In a recent study published within the journal JAMA Network Open, researchers used long-term (nine years) data from fast food restaurants (Taco Bell) across the USA to analyze if dietary composition labels in menus would alter consumers’ dietary selections. The study comprised 2,329 unique restaurants and case-control comparison cohorts of 474 menu labeling and 474 non-labeling outlets. Their findings reveal that dietary menu labeling resulted in a 22-25% reduced calories-per-transaction across restaurants. These results validate the advantages of the USA Patient Protection and Reasonably priced Care Act of 2010, which mandated dietary labels in restaurant chains and highlights that buyers alter their dietary intakes/make informed, healthy selections when presented with menu labels.
Study: Menu Labeling and Calories Purchased in Restaurants in a US National Fast Food Chain. Image Credit: Chubykin Arkady / Shutterstock
Calorie labeling is a method wherein the dietary information of products, especially their calorific values, is included on the packaging of foods and beverages. This strategy is designed to tell and support consumers’ ability to judge the healthfulness of labeled products, thereby allowing consumers to make informed decisions about which items to buy and which to avoid. Primarily utilized in the retail food and beverage environment, labels have increasingly turn into legally mandated in countries worldwide.
Research has supported product labeling as a possible technique of population-level reductions in calorific intakes, thereby leading to positive health outcomes comparable to lowered risk of cardiovascular diseases (CVDs) and weight abnormalities. Constructing upon the successes of labels on retail food packaging, the USA (US) Patient Protection and Reasonably priced Care Act of 2010 made it mandatory for food chains and restaurants with greater than 20 outlets to list the dietary value of their menu items by 2018. Encouragingly, quite a few States within the US implemented the clauses of the Act prior to its national rollout.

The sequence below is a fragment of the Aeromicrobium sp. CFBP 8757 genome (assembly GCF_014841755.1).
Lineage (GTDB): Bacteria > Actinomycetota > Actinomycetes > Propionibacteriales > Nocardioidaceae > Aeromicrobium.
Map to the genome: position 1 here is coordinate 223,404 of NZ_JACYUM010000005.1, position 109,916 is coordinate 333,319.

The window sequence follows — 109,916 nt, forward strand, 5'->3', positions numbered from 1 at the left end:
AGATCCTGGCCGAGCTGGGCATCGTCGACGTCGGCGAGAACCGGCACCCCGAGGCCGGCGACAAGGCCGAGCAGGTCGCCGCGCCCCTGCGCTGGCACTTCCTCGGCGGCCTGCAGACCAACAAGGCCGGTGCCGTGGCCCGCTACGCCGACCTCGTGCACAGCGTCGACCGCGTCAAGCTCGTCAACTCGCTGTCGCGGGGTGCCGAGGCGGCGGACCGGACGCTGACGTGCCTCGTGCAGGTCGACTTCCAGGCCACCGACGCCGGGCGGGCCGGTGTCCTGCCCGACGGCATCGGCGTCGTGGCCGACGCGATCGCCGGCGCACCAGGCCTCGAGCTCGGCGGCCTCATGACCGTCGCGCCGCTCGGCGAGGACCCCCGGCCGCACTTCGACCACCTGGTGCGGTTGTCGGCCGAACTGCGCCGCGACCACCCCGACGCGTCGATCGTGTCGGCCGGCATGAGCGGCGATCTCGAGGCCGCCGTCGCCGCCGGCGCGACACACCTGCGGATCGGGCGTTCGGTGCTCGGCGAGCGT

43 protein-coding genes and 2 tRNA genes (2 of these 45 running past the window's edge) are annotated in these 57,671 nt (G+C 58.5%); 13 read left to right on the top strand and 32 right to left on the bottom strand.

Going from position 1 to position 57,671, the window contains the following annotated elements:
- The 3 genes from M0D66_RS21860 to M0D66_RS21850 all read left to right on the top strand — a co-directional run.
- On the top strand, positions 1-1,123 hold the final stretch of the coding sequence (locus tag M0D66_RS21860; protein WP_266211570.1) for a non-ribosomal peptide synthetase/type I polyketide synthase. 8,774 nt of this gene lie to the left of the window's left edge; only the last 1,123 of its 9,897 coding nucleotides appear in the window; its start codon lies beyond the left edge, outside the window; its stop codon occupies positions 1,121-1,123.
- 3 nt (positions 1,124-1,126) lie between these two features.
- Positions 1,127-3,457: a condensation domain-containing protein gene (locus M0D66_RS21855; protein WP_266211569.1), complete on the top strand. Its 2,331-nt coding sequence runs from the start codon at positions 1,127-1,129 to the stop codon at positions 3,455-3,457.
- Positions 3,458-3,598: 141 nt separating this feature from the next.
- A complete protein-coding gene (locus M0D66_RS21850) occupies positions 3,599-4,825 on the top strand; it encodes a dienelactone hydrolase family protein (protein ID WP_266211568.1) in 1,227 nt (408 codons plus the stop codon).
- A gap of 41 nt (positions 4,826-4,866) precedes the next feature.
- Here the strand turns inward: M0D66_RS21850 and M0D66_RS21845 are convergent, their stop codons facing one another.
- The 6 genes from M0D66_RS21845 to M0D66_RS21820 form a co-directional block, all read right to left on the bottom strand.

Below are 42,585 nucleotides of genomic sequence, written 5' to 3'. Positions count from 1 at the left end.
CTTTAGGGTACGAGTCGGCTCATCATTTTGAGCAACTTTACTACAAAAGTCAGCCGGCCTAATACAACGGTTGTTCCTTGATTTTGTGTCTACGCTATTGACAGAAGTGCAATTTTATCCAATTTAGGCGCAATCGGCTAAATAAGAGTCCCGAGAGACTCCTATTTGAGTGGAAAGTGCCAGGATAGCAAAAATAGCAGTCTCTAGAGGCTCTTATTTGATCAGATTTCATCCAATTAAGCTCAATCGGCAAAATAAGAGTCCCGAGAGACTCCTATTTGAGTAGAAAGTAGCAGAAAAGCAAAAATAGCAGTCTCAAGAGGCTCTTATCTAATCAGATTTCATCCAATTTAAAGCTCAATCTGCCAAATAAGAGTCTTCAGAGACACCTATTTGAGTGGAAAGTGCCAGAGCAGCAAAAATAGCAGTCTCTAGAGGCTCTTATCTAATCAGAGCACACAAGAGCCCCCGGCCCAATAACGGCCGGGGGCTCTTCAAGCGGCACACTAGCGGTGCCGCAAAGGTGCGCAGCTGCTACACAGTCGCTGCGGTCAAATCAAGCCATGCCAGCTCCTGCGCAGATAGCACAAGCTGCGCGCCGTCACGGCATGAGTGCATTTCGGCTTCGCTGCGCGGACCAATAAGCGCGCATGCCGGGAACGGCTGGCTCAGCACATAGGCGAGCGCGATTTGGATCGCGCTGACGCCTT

Despite scientific efforts to judge the outcomes of this early restaurant label adoption, lack of normal methodology and small sample sizes have presented confounding outcomes – some studies have found small reductions in calories-per-transaction, while others have found no association between menu labels and consumer calorific intakes.
Moreover, prior research’s location-specificity and short study duration have resulted in difficulties in end result generalization. A big and long-term study would help set these confounds to rest and supply policymakers and consumers, each for the US and other nations, the data needed when taking their next steps in the continuing fight against poor weight loss program selections.
Concerning the study
In the current study, researchers used long-term (nine years) transactional sales data from 1,280 restaurants belonging to the Taco Bell chain. Using a quasi-experimental methodological design, they compared calorie-per-transaction values from restaurants mandated to disclose (label) their menu’s dietary values to those who never implemented menu labeling. Study methodology and results reporting were carried out in accordance with the Strengthening the Reporting of Observational Studies in Epidemiology (STROBE) reporting guidelines.